[Skip to Content]
Access to paid content on this site is currently suspended due to excessive activity being detected from your IP address 35.173.234.140. Please contact the publisher to request reinstatement.
[Skip to Content Landing]
Brief Report
September 9, 2009

Comparisons of Citations in Web of Science, Scopus, and Google Scholar for Articles Published in General Medical Journals

Author Affiliations

Author Affiliations: Hospital for Sick Children, Toronto, Ontario, Canada (Dr Kulkarni and Mss Aziz and Shams); Institute for Work and Health, Toronto, Ontario, Canada (Dr Busse); and the Department of Clinical Epidemiology and Biostatistics, McMaster University, Hamilton, Ontario, Canada (Dr Busse).

JAMA. 2009;302(10):1092-1096. doi:10.1001/jama.2009.1307
Abstract

Context Until recently, Web of Science was the only database available to track citation counts for published articles. Other databases are now available, but their relative performance has not been established.

Objective To compare the citation count profiles of articles published in general medical journals among the citation databases of Web of Science, Scopus, and Google Scholar.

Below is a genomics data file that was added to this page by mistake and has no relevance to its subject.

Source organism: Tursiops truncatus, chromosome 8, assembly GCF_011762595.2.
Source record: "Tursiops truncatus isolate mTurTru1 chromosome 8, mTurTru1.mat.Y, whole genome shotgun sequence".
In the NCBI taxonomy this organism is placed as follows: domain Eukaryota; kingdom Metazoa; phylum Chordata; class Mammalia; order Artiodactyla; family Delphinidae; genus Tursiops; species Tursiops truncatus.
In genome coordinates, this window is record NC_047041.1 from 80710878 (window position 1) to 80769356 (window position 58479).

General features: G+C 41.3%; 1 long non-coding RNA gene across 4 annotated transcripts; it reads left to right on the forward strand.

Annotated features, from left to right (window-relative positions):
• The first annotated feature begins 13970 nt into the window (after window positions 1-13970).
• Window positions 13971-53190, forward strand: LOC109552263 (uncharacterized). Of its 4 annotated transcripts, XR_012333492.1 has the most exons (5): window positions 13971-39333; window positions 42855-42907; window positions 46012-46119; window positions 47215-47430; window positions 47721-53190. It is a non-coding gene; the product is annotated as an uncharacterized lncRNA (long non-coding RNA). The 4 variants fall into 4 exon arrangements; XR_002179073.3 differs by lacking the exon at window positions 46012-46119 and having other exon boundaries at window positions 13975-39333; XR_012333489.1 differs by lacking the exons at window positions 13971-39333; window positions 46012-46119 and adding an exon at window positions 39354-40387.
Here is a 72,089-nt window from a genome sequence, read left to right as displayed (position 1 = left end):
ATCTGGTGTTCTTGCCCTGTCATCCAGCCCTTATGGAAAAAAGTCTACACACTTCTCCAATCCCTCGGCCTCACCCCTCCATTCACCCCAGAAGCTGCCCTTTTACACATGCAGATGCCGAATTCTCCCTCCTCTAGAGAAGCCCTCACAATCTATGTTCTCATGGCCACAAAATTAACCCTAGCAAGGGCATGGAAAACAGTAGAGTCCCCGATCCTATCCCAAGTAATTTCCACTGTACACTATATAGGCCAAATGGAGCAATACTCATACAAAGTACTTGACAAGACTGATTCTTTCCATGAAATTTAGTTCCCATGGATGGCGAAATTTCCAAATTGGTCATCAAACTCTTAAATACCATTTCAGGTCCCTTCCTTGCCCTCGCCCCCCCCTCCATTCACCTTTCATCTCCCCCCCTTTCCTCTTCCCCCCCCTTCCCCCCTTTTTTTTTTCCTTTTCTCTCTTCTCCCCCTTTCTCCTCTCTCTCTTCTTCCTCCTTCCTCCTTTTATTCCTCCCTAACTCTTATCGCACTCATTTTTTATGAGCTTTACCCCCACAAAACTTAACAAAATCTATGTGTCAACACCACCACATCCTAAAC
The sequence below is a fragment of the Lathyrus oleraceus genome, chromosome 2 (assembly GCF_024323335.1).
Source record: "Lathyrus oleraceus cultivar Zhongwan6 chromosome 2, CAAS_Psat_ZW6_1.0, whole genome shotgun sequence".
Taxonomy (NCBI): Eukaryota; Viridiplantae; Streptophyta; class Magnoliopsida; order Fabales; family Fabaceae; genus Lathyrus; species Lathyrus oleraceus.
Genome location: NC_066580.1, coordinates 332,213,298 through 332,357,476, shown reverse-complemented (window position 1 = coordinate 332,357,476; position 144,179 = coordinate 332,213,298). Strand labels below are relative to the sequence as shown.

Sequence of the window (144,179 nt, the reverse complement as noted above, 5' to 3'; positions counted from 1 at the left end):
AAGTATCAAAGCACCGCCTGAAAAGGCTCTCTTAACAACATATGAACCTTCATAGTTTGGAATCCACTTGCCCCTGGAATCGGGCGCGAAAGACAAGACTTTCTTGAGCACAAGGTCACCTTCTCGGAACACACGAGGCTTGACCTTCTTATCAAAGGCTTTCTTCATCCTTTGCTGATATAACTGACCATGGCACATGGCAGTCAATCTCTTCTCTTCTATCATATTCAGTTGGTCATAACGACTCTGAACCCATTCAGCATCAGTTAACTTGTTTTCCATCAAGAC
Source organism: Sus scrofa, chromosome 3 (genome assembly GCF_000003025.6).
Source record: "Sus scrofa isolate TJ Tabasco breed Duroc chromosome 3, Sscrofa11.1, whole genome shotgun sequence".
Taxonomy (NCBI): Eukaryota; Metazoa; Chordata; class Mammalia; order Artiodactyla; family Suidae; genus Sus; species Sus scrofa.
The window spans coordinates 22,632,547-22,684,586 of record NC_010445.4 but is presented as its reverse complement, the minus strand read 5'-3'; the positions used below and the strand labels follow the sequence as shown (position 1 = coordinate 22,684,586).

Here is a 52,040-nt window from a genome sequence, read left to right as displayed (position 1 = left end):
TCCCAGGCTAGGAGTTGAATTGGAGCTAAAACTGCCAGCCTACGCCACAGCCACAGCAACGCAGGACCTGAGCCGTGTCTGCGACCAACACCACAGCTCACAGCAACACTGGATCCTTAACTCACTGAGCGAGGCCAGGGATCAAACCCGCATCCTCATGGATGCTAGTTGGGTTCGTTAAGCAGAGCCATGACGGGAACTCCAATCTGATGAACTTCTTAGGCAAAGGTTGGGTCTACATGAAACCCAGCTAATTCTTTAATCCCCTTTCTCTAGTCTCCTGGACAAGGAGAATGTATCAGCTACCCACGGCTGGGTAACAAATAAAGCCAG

Design Cohort study of 328 articles published in JAMA, Lancet, or the New England Journal of Medicine between October 1, 1999, and March 31, 2000. Total citation counts for each article up to June 2008 were retrieved from Web of Science, Scopus, and Google Scholar. Article characteristics were analyzed in linear regression models to determine interaction with the databases.

Main Outcome Measures Number of citations received by an article since publication and article characteristics associated with citation in databases.

Results Google Scholar and Scopus retrieved more citations per article with a median of 160 (interquartile range [IQR], 83 to 324) and 149 (IQR, 78 to 289), respectively, than Web of Science (median, 122; IQR, 66 to 241) (P < .001 for both comparisons). Compared with Web of Science, Scopus retrieved more citations from non–English-language sources (median, 10.2% vs 4.1%) and reviews (30.8% vs 18.2%), and fewer citations from articles (57.2% vs 70.5%), editorials (2.1% vs 5.9%), and letters (0.8% vs 2.6%) (all P < .001). On a log10-transformed scale, fewer citations were found in Google Scholar to articles with declared industry funding (nonstandardized regression coefficient, −0.09; 95% confidence interval [CI], −0.15 to −0.03), reporting a study of a drug or medical device (−0.05; 95% CI, −0.11 to 0.01), or with group authorship (−0.29; 95% CI, −0.35 to −0.23). In multivariable analysis, group authorship was the only characteristic that differed among the databases; Google Scholar had significantly fewer citations to group-authored articles (−0.30; 95% CI, −0.36 to −0.23) compared with Web of Science.

Conclusion Web of Science, Scopus, and Google Scholar produced quantitatively and qualitatively different citation counts for articles published in 3 general medical journals.

×